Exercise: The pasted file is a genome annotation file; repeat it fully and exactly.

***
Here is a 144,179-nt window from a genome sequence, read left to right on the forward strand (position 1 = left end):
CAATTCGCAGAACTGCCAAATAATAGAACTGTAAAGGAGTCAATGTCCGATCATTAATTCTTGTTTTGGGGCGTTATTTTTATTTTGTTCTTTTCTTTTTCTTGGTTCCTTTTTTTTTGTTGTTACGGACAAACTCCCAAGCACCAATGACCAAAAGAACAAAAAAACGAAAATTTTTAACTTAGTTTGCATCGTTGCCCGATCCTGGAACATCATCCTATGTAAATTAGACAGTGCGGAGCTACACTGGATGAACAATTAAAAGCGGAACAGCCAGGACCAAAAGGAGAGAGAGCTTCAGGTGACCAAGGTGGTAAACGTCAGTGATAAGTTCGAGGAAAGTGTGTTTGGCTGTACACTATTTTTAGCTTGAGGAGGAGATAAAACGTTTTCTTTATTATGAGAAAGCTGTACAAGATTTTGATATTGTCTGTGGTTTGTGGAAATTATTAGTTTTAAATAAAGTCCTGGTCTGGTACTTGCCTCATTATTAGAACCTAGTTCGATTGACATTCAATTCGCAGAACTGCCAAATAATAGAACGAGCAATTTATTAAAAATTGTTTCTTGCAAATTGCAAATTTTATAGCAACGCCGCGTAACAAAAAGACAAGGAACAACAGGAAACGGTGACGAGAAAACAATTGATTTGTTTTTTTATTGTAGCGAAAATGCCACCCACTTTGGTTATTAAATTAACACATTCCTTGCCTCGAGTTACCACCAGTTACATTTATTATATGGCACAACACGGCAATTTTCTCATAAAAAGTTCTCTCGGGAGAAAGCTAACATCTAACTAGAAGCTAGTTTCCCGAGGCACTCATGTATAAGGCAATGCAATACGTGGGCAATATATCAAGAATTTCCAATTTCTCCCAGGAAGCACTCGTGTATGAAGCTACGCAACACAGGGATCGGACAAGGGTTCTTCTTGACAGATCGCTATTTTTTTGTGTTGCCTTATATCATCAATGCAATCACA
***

Here is a 144,179-nt window from a genome sequence, read left to right on the forward strand (position 1 = left end):
CAATTCGCAGAACTGCCAAATAATAGAACTGTAAAGGAGTCAATGTCCGATCATTAATTCTTGTTTTGGGGCGTTATTTTTATTTTGTTCTTTTCTTTTTCTTGGTTCCTTTTTTTTTGTTGTTACGGACAAACTCCCAAGCACCAATGACCAAAAGAACAAAAAAACGAAAATTTTTAACTTAGTTTGCATCGTTGCCCGATCCTGGAACATCATCCTATGTAAATTAGACAGTGCGGAGCTACACTGGATGAACAATTAAAAGCGGAACAGCCAGGACCAAAAGGAGAGAGAGCTTCAGGTGACCAAGGTGGTAAACGTCAGTGATAAGTTCGAGGAAAGTGTGTTTGGCTGTACACTATTTTTAGCTTGAGGAGGAGATAAAACGTTTTCTTTATTATGAGAAAGCTGTACAAGATTTTGATATTGTCTGTGGTTTGTGGAAATTATTAGTTTTAAATAAAGTCCTGGTCTGGTACTTGCCTCATTATTAGAACCTAGTTCGATTGACATTCAATTCGCAGAACTGCCAAATAATAGAACGAGCAATTTATTAAAAATTGTTTCTTGCAAATTGCAAATTTTATAGCAACGCCGCGTAACAAAAAGACAAGGAACAACAGGAAACGGTGACGAGAAAACAATTGATTTGTTTTTTTATTGTAGCGAAAATGCCACCCACTTTGGTTATTAAATTAACACATTCCTTGCCTCGAGTTACCACCAGTTACATTTATTATATGGCACAACACGGCAATTTTCTCATAAAAAGTTCTCTCGGGAGAAAGCTAACATCTAACTAGAAGCTAGTTTCCCGAGGCACTCATGTATAAGGCAATGCAATACGTGGGCAATATATCAAGAATTTCCAATTTCTCCCAGGAAGCACTCGTGTATGAAGCTACGCAACACAGGGATCGGACAAGGGTTCTTCTTGACAGATCGCTATTTTTTTGTGTTGCCTTATATCATCAATGCAATCACA